If hypersensitivity to ABC occurs, drug should be discontinued and supportive care provided. After withdrawal, symptoms usually resolve within a few days.
HLA-B*57:01 as a genetic risk marker
Since 2000, studies have been conducted of ABC hypersensitivity using various genetic markers and found that individuals (mostly of Caucasian decent) who possess the Human Leukocyte Antigen (HLA)-B*57:01 is highly predictive of whether they will develop ABC hypersensitivity syndrome. It is thus recommended that patients who are to be provided with ABC, that an HLA-B*57:01 screen is done. We will discuss below why hypersensitivity occurs with the specific HLA type and not others.
Understanding Abacavir activity
First, lets understand the mode of action of ABC as an antiretroviral drug. ABC is a prodrug formulated nucleoside reverse transcriptase inhibitor (NRTI), which once inside a cell is converted to the active drug, carbovir triphosphate, by cytosolic enzymes. During reverse transcription mediated by viral reverse transcriptase, carbovir triphosphate competes with deoxy-guanosine triphosphate (dGTP) for incorporation into viral DNA and once incorporated inhibits HIV replication by terminating the DNA chain.
Metabolism of ABC to the active drug is achieved through a series of cellular biochemical processes. Firstly adenosine phosphotransferase adds a phosphate group to ABC to produce abacavir monophosphate. A cytosolic deaminase then removes an amine group to produce carbovir monophosphate. The process continues and cellular kinases add a second phosphate to produce carbovir diphosphate followed by addition of a third phosphate group to produce the active metabolite, carbovir triphosphate. In this form ABC competes with dGTP to inhibit the reverse transcription of HIV RNA.
What role does HLA-B*57:01 play?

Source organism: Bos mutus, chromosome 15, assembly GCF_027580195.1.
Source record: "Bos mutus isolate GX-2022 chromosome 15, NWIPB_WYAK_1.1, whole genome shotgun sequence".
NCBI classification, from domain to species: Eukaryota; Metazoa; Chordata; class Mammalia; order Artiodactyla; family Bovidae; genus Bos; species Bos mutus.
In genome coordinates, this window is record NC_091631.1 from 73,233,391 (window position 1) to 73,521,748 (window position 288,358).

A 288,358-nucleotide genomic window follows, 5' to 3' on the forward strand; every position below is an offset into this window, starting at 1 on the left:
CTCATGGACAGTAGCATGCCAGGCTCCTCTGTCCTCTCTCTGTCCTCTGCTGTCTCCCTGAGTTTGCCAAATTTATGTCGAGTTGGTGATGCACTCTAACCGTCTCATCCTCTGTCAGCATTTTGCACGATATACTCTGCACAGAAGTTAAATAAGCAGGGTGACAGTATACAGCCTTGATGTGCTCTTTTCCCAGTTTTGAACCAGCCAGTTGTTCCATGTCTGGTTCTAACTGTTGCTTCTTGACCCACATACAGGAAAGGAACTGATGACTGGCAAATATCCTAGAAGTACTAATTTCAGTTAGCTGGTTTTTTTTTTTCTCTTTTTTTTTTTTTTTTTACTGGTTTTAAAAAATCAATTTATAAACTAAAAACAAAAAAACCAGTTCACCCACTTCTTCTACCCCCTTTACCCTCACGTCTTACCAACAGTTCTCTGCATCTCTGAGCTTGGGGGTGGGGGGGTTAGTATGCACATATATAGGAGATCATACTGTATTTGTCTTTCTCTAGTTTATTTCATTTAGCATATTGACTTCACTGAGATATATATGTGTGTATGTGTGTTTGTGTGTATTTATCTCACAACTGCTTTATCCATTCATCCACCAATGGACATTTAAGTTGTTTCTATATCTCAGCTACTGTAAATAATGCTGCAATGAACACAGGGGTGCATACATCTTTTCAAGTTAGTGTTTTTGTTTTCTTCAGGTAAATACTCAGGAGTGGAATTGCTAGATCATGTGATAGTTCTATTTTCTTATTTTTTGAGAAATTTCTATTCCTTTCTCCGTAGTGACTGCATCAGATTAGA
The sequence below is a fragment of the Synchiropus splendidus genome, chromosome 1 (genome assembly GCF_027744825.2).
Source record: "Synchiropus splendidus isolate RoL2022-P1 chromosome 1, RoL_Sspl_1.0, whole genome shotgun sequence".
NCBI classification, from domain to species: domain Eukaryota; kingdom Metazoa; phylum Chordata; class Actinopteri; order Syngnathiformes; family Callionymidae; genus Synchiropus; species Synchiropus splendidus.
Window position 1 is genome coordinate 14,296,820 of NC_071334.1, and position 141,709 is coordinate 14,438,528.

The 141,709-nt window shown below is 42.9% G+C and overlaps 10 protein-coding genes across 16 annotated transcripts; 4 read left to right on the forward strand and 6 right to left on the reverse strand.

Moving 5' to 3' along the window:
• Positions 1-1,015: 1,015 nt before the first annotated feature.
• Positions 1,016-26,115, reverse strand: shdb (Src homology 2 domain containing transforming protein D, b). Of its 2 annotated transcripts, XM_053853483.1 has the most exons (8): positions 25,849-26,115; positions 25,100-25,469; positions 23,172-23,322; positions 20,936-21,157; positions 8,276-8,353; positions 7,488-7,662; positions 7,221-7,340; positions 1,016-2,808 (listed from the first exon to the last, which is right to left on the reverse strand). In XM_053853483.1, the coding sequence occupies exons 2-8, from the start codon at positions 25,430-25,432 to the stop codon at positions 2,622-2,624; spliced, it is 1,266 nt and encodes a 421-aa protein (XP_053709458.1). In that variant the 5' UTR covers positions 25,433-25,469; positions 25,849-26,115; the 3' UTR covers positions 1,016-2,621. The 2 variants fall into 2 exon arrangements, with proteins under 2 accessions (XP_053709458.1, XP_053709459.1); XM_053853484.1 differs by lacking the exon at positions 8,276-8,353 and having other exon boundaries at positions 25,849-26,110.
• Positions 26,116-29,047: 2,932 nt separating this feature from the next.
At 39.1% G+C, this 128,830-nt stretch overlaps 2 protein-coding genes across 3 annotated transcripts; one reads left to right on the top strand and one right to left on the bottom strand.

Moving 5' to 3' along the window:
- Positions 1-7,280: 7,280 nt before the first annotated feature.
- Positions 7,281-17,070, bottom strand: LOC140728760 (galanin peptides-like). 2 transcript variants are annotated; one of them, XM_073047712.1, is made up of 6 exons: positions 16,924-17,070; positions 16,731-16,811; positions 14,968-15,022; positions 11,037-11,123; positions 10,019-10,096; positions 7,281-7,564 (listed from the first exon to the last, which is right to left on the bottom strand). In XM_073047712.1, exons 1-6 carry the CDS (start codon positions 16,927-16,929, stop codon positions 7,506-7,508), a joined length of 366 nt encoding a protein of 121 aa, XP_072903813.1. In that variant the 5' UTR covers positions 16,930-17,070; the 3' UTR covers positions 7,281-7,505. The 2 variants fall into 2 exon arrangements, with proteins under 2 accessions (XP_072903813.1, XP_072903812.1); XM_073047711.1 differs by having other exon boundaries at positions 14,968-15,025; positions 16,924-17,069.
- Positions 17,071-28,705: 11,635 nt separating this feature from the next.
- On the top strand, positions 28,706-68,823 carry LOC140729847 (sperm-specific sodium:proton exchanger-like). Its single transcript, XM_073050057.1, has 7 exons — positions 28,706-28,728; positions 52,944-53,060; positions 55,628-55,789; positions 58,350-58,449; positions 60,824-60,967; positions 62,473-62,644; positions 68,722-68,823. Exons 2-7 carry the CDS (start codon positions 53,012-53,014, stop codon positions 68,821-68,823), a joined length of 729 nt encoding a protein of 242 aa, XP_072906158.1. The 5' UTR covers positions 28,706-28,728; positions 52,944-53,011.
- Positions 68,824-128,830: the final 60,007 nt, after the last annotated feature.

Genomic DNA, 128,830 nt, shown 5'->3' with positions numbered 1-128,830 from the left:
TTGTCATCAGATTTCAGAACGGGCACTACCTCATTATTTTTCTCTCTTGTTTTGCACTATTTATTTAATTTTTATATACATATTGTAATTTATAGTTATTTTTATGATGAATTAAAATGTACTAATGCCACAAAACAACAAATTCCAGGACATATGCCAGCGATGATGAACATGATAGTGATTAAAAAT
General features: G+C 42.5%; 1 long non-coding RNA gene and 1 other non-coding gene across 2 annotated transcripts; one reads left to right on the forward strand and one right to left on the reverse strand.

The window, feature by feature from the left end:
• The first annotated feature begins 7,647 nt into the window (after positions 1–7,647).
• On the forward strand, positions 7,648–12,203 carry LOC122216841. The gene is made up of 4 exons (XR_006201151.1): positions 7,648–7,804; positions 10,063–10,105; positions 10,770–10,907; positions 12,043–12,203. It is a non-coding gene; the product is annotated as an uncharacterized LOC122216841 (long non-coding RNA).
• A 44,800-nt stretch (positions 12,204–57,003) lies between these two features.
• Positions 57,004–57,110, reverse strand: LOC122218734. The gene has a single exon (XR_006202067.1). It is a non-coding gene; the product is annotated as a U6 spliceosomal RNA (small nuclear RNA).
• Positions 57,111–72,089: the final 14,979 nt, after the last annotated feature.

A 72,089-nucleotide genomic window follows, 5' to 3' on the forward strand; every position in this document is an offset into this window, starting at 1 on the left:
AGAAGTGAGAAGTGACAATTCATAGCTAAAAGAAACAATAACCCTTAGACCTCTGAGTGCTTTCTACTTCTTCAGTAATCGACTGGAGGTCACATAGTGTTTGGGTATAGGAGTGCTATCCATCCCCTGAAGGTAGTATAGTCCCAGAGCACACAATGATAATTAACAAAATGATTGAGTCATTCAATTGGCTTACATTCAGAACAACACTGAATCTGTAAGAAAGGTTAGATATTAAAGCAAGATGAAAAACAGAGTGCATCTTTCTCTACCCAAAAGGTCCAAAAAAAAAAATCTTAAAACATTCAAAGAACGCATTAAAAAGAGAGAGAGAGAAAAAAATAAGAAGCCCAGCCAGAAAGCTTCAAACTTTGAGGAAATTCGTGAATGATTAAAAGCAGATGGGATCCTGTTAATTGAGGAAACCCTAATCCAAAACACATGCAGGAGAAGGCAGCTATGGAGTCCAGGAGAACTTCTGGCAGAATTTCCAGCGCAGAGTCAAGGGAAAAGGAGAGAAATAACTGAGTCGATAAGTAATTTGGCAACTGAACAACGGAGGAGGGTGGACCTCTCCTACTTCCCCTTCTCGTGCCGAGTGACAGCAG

The role of HLA class I molecules is important in cell-mediated immunity since they function as antigen presenting molecules to CD8+ cytotoxic T cells. The source of the antigen is short peptide fragments of around 9-11 amino acids long derived from cytosolic proteins or in the case of dendritic cells they can be cross-presented on both HLA class I and II molecules via phagocytosed proteins. HLA class I genes occur at three genetic loci on chromosome 6 in humans (HLA-A, B and C) and a large number of allelic variants have been identified worldwide. HLA class I molecules encoded by different alleles primarily differ in their peptide binding specificity. It is known that HLA-B*57:01 molecules preferentially bind peptides with alanine, threonine or serine at position 2 while tryptophan, tyrosine or phenylalanine is preferred at the C-terminal position 9. Peptide antigens with these residues are generated by cleavage of cytosolic proteins by the proteosome in the cytoplasm and imported into the endoplasmic reticulum where they bind to newly synthesised HLA-B*57:01 molecules that are exported via the Golgi body to the cell surface for presentation to CD8+ cytotoxic T cells. In most cases these peptides will be derived from “self” proteins and will therefore not be recognised by the T cell receptor (TCR) of CD8+ cytotoxic T cells due to negative selection in the thymus. In HIV-infected individuals who carry the HLA-B*57:01 gene and who are treated with abacavir, an autoimmune hypersensitivity reaction involving CD8+ cytotoxic T cells can develop.